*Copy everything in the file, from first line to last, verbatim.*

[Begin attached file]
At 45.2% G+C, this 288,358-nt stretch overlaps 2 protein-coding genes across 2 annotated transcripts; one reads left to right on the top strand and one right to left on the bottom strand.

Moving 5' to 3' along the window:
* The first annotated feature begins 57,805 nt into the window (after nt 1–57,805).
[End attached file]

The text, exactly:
At 45.2% G+C, this 288,358-nt stretch overlaps 2 protein-coding genes across 2 annotated transcripts; one reads left to right on the top strand and one right to left on the bottom strand.

Moving 5' to 3' along the window:
* The first annotated feature begins 57,805 nt into the window (after nt 1–57,805).